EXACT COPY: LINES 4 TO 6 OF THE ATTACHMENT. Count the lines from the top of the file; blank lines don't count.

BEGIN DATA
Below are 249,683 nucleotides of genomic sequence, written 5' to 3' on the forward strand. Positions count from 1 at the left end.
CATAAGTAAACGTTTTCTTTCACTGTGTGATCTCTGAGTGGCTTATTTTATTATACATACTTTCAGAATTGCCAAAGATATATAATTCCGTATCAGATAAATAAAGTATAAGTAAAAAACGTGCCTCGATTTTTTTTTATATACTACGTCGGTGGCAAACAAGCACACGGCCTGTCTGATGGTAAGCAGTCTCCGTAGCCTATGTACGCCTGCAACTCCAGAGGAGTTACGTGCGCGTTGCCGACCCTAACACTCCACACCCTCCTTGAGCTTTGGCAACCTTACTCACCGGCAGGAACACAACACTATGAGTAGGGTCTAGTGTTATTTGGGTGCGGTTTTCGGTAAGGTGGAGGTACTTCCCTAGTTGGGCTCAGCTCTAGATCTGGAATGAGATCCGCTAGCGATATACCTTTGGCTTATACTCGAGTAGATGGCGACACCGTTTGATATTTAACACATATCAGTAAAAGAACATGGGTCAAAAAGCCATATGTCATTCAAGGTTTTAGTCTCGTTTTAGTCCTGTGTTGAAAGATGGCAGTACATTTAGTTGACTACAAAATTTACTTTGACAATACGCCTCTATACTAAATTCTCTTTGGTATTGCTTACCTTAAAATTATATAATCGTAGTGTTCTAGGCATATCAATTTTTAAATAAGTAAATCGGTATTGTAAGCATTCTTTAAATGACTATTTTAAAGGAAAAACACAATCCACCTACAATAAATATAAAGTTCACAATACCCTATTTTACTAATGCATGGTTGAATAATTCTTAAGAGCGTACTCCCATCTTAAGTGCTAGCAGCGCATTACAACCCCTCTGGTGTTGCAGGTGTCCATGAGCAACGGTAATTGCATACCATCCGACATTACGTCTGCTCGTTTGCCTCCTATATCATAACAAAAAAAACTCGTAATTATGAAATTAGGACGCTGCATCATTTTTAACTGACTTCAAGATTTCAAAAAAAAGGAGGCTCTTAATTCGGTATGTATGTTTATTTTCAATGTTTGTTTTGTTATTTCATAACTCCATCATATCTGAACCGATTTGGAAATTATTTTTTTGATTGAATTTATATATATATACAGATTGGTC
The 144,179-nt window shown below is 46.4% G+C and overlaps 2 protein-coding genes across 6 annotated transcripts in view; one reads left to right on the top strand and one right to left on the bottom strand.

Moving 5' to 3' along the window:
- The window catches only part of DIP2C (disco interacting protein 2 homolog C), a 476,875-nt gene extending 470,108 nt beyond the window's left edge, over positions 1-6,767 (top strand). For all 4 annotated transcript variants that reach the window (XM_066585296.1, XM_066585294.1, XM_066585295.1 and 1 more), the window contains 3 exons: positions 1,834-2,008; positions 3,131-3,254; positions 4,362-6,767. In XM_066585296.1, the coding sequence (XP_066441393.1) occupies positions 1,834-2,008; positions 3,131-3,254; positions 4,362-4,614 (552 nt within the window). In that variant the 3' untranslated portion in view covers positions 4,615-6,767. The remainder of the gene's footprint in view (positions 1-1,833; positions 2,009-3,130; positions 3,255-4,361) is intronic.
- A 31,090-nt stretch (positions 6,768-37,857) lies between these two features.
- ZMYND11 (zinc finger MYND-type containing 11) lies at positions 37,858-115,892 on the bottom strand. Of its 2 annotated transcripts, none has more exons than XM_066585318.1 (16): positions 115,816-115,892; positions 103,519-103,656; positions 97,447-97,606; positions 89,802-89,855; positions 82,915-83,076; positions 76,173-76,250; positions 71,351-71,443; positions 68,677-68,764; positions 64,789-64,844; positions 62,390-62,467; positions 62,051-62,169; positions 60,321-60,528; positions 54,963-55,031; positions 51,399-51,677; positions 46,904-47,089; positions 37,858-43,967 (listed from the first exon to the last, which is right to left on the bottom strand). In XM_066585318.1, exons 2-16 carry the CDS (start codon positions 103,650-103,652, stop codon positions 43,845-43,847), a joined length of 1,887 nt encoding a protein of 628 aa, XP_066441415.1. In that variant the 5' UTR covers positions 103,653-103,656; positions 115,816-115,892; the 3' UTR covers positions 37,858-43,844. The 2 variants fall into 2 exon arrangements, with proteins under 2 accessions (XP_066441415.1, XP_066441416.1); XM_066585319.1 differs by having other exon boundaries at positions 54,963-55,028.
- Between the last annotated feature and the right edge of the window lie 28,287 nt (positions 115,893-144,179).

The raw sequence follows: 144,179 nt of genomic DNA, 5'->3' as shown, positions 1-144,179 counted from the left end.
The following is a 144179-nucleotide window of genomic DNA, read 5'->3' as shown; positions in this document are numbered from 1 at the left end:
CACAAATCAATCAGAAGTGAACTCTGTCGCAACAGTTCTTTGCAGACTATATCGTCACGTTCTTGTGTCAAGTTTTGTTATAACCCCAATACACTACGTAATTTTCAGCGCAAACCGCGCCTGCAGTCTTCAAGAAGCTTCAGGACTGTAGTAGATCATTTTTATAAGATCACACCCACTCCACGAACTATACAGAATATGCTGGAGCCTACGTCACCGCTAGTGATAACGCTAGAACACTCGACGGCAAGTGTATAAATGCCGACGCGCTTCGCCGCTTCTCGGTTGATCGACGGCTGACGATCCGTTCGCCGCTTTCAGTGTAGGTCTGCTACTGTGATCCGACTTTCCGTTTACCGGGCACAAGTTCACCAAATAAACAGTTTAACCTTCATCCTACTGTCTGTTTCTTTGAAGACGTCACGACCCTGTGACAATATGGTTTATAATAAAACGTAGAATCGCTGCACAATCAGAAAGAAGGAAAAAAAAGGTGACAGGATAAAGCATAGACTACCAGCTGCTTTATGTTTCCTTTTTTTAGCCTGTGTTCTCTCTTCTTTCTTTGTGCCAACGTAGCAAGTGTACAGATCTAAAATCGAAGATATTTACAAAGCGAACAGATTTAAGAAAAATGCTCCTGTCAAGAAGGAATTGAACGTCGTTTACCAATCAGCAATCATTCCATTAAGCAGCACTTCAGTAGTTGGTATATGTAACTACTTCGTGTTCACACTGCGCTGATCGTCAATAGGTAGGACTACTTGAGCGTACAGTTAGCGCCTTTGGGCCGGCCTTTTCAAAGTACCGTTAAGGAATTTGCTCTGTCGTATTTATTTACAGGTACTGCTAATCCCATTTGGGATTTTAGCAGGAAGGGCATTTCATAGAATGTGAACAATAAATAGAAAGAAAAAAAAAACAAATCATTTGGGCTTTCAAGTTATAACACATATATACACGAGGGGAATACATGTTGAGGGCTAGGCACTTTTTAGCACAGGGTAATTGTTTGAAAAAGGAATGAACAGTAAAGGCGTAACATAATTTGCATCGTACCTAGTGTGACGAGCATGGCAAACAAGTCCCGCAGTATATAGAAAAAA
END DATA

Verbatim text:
Moving 5' to 3' along the window:
- The window catches only part of DIP2C (disco interacting protein 2 homolog C), a 476,875-nt gene extending 470,108 nt beyond the window's left edge, over positions 1-6,767 (top strand). For all 4 annotated transcript variants that reach the window (XM_066585296.1, XM_066585294.1, XM_066585295.1 and 1 more), the window contains 3 exons: positions 1,834-2,008; positions 3,131-3,254; positions 4,362-6,767. In XM_066585296.1, the coding sequence (XP_066441393.1) occupies positions 1,834-2,008; positions 3,131-3,254; positions 4,362-4,614 (552 nt within the window). In that variant the 3' untranslated portion in view covers positions 4,615-6,767. The remainder of the gene's footprint in view (positions 1-1,833; positions 2,009-3,130; positions 3,255-4,361) is intronic.
- A 31,090-nt stretch (positions 6,768-37,857) lies between these two features.